in such beverages? For example, does their inclusion in OHSs enhance the absorption of water and other solutes? Do they contribute to beverage palatability, osmoregulation, or maintenance of plasma volume?
The purpose of this paper is to review the effects of Na+on the intestinal absorption of water and carbohydrates during rest and exercise. It begins with a brief review of the methods employed in such studies and is followed by a discussion of the interactions among sodium, water, and glucose absorption. The emphasis will be on in vivo experiments on human subjects.
Although there are several different methods of studying absorption (Leiper and Maughan, 1988; Modigliani et al., 1973), the segmental perfusion technique provides the most quantitative assessment of water and solute absorption in humans (Fordtran et al., 1961; Schedl and Clifton, 1963). This technique requires the subject to pass a multilumen catheter into the small intestine under fluoroscopic guidance. A mercury ball enclosed by an inflatable balloon is attached to the distal end to facilitate movement through the intestine. The test solution is infused at a constant rate (usually 8 to 20 ml/min) and contains a water-soluble nonabsorbable marker (usually polyethylene glycol).
When this technique was first introduced, it employed only a double-lumen tube with a mercury bag attached to its distal end. One lumen was used for infusion and the other was used to sample the perfusate at the end of the test segment. The drawbacks of the double-lumen tube are (1) reflux of the perfused solution proximally, and (2) contamination of the perfused solution by proximal endogenous secretions (Modigliani et al., 1973). To eliminate these problems, (1) an occlusive balloon proximal to the infusion port was included to prevent reflux and contamination of intestinal secretions, or (2) a third lumen was added to the catheter. The disadvantage of the occlusive balloon is that it may interfere with intestinal motility.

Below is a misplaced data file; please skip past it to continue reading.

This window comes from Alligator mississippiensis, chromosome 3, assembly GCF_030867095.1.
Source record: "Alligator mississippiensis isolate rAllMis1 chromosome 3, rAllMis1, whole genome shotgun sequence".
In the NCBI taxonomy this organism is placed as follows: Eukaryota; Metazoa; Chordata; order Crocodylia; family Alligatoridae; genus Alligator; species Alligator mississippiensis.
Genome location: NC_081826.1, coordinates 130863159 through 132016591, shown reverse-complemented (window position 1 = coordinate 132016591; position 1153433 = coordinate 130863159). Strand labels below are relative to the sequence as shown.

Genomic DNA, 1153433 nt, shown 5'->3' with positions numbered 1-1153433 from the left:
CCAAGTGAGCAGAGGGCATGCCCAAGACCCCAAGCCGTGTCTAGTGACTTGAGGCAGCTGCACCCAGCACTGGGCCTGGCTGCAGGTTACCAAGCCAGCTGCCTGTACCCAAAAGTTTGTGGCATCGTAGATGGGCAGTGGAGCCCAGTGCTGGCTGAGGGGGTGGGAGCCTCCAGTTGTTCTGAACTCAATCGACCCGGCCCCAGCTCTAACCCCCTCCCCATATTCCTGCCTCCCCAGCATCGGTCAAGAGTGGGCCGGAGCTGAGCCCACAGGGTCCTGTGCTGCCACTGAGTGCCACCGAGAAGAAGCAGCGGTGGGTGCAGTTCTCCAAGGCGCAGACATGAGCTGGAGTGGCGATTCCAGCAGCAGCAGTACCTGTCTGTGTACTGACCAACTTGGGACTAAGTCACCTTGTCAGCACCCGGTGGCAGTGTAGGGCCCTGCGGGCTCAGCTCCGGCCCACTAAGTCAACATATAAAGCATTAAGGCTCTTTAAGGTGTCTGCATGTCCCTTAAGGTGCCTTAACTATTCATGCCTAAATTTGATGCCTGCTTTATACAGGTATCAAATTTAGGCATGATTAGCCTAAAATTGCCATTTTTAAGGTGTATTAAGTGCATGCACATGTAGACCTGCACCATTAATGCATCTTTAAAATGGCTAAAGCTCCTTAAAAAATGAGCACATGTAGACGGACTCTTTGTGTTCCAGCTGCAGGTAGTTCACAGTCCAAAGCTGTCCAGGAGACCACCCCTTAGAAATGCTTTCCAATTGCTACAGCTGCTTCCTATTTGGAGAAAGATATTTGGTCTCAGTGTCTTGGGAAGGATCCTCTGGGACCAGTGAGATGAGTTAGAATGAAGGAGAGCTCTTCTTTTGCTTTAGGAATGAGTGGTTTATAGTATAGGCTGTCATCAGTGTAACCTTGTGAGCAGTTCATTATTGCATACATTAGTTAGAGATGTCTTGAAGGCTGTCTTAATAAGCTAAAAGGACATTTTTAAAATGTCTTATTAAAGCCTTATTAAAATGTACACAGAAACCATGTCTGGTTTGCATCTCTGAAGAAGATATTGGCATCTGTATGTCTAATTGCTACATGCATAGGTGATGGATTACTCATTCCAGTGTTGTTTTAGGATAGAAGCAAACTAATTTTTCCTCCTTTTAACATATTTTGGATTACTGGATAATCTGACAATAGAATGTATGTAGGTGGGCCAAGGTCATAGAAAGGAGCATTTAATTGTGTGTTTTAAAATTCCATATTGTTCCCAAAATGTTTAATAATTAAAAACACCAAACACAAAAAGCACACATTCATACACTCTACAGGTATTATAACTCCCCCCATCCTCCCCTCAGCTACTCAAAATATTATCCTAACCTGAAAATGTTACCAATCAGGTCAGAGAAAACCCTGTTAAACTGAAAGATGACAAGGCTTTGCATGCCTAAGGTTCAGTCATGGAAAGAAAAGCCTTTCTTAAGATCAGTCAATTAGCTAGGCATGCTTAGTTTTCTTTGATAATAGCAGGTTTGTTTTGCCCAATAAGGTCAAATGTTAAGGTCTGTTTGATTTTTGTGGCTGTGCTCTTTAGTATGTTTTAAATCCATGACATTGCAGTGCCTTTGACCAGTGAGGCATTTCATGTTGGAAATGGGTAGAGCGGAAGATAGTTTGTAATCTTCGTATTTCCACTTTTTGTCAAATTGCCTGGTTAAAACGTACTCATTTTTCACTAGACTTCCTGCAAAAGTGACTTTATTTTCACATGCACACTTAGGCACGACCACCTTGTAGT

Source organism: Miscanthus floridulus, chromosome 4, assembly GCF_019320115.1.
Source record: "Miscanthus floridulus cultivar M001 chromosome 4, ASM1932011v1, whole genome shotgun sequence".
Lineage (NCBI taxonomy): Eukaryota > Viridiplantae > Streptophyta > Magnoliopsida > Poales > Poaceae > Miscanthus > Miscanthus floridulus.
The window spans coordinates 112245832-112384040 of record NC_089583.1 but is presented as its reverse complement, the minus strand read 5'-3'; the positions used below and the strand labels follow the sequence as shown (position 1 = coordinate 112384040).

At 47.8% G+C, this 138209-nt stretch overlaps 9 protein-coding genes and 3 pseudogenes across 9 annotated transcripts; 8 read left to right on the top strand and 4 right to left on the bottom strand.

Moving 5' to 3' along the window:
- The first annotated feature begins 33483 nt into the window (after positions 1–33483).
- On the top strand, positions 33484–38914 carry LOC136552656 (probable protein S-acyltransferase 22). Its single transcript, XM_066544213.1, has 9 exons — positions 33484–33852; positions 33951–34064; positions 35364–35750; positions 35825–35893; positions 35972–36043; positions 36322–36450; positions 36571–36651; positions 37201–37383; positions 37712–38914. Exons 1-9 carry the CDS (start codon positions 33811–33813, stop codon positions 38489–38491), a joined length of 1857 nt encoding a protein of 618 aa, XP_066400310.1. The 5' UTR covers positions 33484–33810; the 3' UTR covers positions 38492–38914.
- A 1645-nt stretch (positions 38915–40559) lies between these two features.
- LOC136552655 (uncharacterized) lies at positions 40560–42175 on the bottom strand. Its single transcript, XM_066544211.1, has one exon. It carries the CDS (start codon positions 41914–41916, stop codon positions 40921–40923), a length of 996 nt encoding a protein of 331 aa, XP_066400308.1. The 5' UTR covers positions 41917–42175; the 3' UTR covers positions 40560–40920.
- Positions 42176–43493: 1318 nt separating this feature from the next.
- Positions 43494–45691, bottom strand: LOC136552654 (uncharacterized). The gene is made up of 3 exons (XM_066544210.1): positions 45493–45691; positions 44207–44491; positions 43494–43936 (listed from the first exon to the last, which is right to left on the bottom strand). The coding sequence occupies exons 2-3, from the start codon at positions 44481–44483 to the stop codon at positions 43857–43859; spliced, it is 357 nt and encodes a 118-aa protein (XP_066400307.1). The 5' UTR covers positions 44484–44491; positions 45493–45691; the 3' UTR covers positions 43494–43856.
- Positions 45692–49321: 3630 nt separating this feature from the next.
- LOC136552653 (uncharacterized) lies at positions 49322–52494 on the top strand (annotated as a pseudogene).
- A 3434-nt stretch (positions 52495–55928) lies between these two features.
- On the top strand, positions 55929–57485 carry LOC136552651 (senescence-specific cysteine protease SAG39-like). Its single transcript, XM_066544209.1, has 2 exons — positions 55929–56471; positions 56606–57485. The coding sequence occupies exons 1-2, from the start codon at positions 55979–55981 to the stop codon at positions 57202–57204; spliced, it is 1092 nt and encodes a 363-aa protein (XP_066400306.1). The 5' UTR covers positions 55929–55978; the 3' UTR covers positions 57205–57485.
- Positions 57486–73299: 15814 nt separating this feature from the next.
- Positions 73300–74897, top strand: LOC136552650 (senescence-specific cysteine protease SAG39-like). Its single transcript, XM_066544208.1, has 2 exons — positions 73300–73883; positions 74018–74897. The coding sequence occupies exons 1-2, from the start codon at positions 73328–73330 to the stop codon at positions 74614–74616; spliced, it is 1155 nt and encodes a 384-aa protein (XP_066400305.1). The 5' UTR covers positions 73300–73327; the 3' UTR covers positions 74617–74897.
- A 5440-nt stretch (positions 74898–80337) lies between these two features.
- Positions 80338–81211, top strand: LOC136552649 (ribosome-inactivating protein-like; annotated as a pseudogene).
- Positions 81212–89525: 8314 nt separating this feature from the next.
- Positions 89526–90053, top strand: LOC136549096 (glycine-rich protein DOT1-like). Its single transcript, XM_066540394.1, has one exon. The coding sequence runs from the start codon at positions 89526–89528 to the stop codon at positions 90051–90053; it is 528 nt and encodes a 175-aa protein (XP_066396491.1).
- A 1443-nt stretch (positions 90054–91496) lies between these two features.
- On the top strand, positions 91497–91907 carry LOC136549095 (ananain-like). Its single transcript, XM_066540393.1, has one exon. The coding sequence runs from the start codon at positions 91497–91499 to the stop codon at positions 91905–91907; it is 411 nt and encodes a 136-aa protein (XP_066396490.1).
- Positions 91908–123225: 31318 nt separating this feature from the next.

Most investigators who use the segmental perfusion technique employ a triple-lumen tube. By this technique, the test solution is perfused through the most proximal port and is sampled from the two more distal sites. The distance (10-15 cm) between the perfusion port and the first sampling site is called the mixing segment. It allows the marker to form a homogeneous solution with the intestinal contents before a sample is drawn (1 ml/min) from the proximal sampling site. The fluid then traverses the test segment (usually 20-40 cm) and is collected continuously by siphonage at the distal sampling site. It is not necessary to collect all of the solution, because the